SUFFERN, NY (WCBS 880) - It's been nearly a week since Hurricane Irene ravaged New York City's northern suburbs, and it's still quite obvious to anyone who goes up and down the streets.
WCBS 880's Sean Adams In Suffern
In Suffern, they're calling it "Christmas in September." The police, PBA, and DARE program are collecting items for flood victims.
"[We're] looking for new toys, new clothing, particularly children's clothing - we have multiple children in this development - as well as gift cards. The gift cards are good because they can get cleaning supplies, clothing, whatever they need, and I think just about everyone took a major hit. We're not talking about six inches of water. We're talking about five, six, seven, eight feet of water," police chief Clark Osborne told WCBS 880 reporter Sean Adams. "They lost everything. I saw stuff out in the street... Some of the piles were half the size of the house."
New items can be brought to the police station.
WCBS 880's Peter Haskell In West Nyack
Spray-painted plywood sings in a recently flooded West Nyack neighborhood point the finger of blame very clearly - at United Water.
Craig Supholis says he had five feet of water in his house because the water company's Lake DeForest reservoir was too close to capacity before the storm and then it flooded downstream.
"We feel that they don't look out for our safety. They look out for holding on to as much water as they can," he told WCBS 880 reporter Peter Haskell.
Mike Bruin says this isn't the first time this has happened.
"They allow the reservoir to stay at well over 100 percent most of the time, and then when they have to drain it, it forces the river to go to heights that it shouldn't be," he said.
A company spokesman says there was water released from the reservoir last week and the residents who were affected live in a flood zone.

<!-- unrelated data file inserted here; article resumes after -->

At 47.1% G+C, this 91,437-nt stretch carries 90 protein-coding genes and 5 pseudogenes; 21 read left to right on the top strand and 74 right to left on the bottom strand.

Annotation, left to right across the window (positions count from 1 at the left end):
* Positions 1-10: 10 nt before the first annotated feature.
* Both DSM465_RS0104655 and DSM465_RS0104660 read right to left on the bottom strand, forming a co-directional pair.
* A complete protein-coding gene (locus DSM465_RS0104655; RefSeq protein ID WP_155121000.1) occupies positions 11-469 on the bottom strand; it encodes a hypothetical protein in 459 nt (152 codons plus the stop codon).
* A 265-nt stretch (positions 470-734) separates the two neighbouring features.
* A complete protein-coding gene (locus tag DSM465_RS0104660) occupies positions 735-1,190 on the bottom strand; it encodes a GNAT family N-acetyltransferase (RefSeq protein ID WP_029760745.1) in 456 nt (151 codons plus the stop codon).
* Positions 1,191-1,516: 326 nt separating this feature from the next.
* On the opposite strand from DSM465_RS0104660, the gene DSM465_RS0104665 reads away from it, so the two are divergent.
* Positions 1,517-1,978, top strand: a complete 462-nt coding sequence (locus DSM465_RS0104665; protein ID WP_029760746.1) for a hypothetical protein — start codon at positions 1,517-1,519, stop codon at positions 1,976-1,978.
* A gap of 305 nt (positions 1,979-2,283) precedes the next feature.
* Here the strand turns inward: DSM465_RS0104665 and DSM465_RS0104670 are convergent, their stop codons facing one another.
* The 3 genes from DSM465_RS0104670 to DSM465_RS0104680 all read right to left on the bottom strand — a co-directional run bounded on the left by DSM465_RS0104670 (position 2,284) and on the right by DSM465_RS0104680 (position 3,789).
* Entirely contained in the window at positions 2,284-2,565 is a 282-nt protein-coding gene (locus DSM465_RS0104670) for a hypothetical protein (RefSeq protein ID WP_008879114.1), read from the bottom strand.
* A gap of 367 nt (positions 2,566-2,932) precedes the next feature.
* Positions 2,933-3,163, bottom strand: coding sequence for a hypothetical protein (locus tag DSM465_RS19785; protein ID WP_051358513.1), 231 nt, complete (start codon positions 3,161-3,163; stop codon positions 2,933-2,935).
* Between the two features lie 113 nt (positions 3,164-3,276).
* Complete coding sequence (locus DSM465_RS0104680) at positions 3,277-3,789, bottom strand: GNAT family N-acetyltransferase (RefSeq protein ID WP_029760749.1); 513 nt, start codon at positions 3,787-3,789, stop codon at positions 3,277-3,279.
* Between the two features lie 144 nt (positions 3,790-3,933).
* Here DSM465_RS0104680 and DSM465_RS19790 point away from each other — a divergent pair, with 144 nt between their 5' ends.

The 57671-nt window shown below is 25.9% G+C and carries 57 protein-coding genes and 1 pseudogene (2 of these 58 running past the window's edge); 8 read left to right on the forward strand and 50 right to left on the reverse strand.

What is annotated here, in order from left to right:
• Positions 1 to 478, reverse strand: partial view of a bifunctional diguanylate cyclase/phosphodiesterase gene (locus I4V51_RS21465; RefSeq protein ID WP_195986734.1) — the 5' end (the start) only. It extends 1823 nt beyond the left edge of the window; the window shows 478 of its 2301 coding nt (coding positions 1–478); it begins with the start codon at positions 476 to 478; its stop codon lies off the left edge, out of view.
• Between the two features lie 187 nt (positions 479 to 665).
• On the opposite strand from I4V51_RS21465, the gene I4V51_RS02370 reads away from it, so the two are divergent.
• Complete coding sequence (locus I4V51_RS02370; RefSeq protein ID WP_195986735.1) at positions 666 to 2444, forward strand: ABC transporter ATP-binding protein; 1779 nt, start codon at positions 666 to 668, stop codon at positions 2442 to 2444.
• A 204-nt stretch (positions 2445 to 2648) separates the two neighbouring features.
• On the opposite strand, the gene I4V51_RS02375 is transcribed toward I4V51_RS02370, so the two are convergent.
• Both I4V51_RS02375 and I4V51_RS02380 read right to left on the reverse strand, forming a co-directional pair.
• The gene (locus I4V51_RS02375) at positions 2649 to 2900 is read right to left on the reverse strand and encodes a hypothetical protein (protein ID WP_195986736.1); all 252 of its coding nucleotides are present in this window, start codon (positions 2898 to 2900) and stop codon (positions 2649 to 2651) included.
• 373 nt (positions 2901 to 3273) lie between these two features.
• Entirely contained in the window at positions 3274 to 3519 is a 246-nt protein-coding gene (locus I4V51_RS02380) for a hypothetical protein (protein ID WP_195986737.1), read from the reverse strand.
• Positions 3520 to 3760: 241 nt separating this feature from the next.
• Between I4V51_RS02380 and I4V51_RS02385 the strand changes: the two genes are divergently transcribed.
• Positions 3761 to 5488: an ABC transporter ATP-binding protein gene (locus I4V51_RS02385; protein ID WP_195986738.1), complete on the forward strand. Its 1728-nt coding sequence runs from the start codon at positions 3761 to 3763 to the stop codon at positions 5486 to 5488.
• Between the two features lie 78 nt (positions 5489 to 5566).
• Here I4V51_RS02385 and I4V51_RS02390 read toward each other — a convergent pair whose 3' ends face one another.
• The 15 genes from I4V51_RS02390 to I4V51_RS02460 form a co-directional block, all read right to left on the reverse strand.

He added that between the rain and the runoff, the lake reservoir received six billion gallons of water and nothing could have been done to prevent the flooding.
WCBS 880's Sean Adams In Mamaroneck
In Mamaroneck, resilience takes the form of a round, crusty, piping hot loaf of rustic Italian bread.
The first loaves are out of the oven at the venerable Westchester Italian Bakery. It's an institution there; it's more than 50-years-old.
Bobby Georgio had two feet of water in the shop.
He says everyone pitched in to help.
"Just support from everyone, customers coming in and saying 'Do you need anything?'," he told WCBS 880 reporter Sean Adams. "Monday morning, we had a crew of 15 people."
The 2007 flood kept him closed for three weeks. This time he moved all of the flour, yeast, and equipment to a box truck.
"I never thought I'd look forward to working again, but it feels great," he said Friday.
A corner deli is back in business and for the first time since the storm, a Mexican cafe will be serving enchiladas and mole.
A nearby laundromat, however, is still closed and the garbage can is full of old electrical wires.
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